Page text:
As I said earlier, it used to be that you had integration consolidation that mostly worked in XI/PI. Now, Integration departments are faced with a very different landscape, driven by the need for new integration capabilities, and need to be looking outside of their space at the tools that are already available in other areas of process development. If we understand what’s out there, we can choose the right tool for the job.

I’m talking about tools like the HANA Cloud Platform – integration services (HCP-IS)/HCI, Process Orchestration (PRO), API Management, and Data Services to do bigger data ETL. We’ve also got the Application Integration Framework Overview (AIF), for when you want to do any integration with backend services. There are also SAP Gateway solutions available for exposing OData. Those are the SAP integration technologies that I can think of off the top of my head, other vendors have similar offerings that may be relevant.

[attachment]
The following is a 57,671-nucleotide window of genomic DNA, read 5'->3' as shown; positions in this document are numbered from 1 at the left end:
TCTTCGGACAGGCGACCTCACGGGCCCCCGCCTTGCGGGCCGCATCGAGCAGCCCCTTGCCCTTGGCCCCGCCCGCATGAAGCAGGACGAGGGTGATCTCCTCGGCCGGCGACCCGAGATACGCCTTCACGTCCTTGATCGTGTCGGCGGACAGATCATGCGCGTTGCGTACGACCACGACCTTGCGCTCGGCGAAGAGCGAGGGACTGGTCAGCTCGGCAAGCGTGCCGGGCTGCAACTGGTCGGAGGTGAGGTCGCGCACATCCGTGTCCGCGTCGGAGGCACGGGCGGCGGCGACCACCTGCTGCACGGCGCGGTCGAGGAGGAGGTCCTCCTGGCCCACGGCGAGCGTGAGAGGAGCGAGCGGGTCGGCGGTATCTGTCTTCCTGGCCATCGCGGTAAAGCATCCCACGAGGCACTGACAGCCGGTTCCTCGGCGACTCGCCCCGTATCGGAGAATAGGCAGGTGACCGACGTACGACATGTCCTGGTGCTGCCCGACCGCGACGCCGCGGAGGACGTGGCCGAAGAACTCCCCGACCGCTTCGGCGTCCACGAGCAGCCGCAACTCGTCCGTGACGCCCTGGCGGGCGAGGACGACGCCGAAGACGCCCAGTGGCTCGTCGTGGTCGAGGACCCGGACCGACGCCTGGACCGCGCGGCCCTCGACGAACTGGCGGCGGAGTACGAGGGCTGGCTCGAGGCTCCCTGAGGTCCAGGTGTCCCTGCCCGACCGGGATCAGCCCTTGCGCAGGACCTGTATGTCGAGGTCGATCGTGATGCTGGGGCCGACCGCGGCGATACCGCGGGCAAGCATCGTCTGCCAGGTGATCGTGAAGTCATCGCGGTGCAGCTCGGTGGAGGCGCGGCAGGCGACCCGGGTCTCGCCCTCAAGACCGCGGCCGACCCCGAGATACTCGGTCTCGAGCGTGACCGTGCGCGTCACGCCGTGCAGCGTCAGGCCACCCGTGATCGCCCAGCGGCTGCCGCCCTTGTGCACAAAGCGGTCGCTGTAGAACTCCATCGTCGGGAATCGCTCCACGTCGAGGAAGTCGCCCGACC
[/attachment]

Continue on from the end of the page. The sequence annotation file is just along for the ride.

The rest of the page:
I did this exercise with a customer and we spend 6 hours on the different topics and when it did fit into their architecture.

The big problem for the integration manager/architect is that you need to know the tools, and know when it makes sense to use one and how to select one over another. You also need to be able to train your team to use them. As you learn more, you’ll find a lot of overlap between the capabilities of the various tools, and knowing what each one can do will allow you to streamline your process when you have complex situations.